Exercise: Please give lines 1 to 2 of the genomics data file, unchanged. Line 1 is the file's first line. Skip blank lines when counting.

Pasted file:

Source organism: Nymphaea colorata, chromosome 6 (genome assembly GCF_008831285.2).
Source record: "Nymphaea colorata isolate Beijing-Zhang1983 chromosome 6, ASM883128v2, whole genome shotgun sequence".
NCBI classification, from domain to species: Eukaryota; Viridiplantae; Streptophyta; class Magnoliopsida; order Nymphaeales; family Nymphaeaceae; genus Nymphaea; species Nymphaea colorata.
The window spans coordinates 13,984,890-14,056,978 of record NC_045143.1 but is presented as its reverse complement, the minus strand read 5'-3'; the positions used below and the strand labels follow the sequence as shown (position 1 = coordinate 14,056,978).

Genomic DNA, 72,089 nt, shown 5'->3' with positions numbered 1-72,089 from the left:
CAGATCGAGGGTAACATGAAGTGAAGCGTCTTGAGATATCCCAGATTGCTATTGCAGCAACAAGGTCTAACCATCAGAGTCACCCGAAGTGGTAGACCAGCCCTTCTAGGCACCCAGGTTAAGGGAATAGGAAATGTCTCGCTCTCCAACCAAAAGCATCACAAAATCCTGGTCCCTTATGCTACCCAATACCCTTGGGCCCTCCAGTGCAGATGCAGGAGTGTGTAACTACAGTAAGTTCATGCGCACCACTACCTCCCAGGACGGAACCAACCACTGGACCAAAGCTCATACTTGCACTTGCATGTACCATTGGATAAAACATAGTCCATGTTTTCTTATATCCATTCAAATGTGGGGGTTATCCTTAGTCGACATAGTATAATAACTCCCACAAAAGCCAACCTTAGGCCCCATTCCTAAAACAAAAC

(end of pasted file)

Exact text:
Source organism: Nymphaea colorata, chromosome 6 (genome assembly GCF_008831285.2).
Source record: "Nymphaea colorata isolate Beijing-Zhang1983 chromosome 6, ASM883128v2, whole genome shotgun sequence".